IE SOGI refers to the UN Independent Expert on protection against violence and discrimination based on sexual orientation and gender identity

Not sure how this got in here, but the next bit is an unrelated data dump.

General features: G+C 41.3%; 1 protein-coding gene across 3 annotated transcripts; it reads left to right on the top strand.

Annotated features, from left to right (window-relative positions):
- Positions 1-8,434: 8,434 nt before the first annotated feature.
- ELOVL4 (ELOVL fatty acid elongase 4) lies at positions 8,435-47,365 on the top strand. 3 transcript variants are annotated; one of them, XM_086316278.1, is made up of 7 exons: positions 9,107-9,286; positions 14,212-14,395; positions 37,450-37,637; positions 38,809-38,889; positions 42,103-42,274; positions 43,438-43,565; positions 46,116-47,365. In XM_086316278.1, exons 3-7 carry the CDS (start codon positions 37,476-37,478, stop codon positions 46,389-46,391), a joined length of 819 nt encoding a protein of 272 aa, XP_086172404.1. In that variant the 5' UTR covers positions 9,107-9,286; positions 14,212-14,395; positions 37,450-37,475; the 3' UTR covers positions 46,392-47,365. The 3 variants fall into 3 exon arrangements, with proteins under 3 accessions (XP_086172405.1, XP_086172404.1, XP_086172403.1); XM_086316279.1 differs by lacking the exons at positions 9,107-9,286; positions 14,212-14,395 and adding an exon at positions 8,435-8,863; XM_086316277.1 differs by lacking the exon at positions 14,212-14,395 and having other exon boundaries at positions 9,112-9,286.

In large part due to closer ties to the EU, Georgia has enacted a number of legal changes protecting the human rights of LGBTIQ people. In 2014, a comprehensive anti-discrimination laws were passed, including grounds of sexual orientation and gender identity. In 2012, sexual orientation and gender identity were recognized as aggravating circumstances in hate crime legislation, and since 2008 an administrative process for legal gender recognition has been in place. Despite these protections, LGBTIQ Georgians are vulnerable to violence, discrimination, and harassment by private individuals and law enforcement officers. Trans women especially have been targets of extreme violence, and even murder. There have been reports of law enforcement officers arbitrarily arresting and detaining LGBTIQ people. Freedom of assembly for LGBTIQ people is severely inhibited – government officials do not provide adequate protection for LGBTIQ public events, marches are often moved to remove locations, and May 17 – the International Day Against Homophobia, Biphobia, Intersexphobia and Transphobia – is designated as Family Sanctity Day in effect providing a reason to reject requests for LGBTIQ events to be held in central spaces. Moreover, police are often complacent when LGBTIQ people report hate crimes. The Orthodox Church holds significant social and political influence, which contributes to negative public attitudes towards LGBTIQ people. Despite these challenges, LGBTIQ people have experienced increased visibility and acceptance, particularly among younger generations.